The letter states,
The Senate-passed version of the NDAA, S. 1867, contains Section 1031, which authorizes indefinite military detention of suspected terrorists without protecting U.S. citizens right to trial. We are deeply concerned that this provision could undermine the Fourth, Fifth, Sixth, Seventh, and Eighth amendment rights of U.S. citizens who might be subjects of detention or prosecution by the military.
One signer, Rep. Martin Heinrich (D.-N.M., above left), stated, "I strongly oppose mandating military custody and allowing for indefinite detention without due process or trial. These provisions are deeply concerning and would risk putting American citizens in military detention, indefinitely. In short, this authority is at complete odds with the United States Constitution."
While the letter is comprised of Democrat signatures, it summarizes the concerns advanced by key Republicans such as Ron Paul, Rand Paul, and Justin Amash, all of whom have been quite public and outspoken regarding their opposition to the measure.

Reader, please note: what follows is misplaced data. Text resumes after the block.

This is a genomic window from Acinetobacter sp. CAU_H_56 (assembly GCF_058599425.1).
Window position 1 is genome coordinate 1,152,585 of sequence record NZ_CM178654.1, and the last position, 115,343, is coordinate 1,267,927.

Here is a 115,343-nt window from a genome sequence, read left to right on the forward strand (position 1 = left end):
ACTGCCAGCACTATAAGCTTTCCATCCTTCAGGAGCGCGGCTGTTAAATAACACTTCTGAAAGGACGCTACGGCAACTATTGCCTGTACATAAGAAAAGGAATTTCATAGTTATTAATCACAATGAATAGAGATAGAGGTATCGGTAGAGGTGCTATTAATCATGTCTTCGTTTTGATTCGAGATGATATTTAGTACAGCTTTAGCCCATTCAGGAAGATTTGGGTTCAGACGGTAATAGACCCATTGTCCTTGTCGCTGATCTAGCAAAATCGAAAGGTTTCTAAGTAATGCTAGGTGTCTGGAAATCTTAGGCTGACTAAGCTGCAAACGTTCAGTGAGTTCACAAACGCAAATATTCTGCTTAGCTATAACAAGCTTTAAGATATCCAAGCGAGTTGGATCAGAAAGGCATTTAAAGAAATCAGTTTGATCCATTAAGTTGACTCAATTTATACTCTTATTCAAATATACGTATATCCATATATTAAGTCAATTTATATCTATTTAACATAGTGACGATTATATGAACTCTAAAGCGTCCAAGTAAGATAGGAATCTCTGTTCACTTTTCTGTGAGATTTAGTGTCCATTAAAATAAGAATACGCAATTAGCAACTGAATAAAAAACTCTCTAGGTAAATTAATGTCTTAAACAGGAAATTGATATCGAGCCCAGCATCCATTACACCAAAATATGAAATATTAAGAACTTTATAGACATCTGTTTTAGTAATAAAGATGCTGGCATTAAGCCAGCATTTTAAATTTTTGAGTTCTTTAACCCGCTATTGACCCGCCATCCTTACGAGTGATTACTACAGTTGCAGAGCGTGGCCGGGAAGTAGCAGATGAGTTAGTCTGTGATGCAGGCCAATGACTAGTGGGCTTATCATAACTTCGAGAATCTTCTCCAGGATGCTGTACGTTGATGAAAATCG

On December 5, Rand Paul wrote of the dangerous provisions found in the NDAA in the National Review: If you allow the government the unlimited power to detain citizens without a jury trial, you are exposing yourself to the whim of those in power. That is a dangerous game.
The final version of the bill, however, does not address any of the concerns put forth in the letter or by the Republicans opposed to the NDAA.
As noted by The New Americans Joe Wolverton, the revised version of the NDAA bill will now be sent in its conference form for a vote in the House and the Senate, and it includes billions of dollars appropriated for a continuation of the wars in Iraq and Afghanistan. Wolverton adds that it greases the skids for the deployment of forces into Iran (after sanctions fail to persuade Ahmadinejad to see things our way) and converts all of the United States into a battlefield, treating all Americans as potential suspects. The entire bill does all of this and more, costing American taxpayers $662 billion.
The final version of the bill, which followed a series of secret meetings, is now set to be voted on by the end of the week.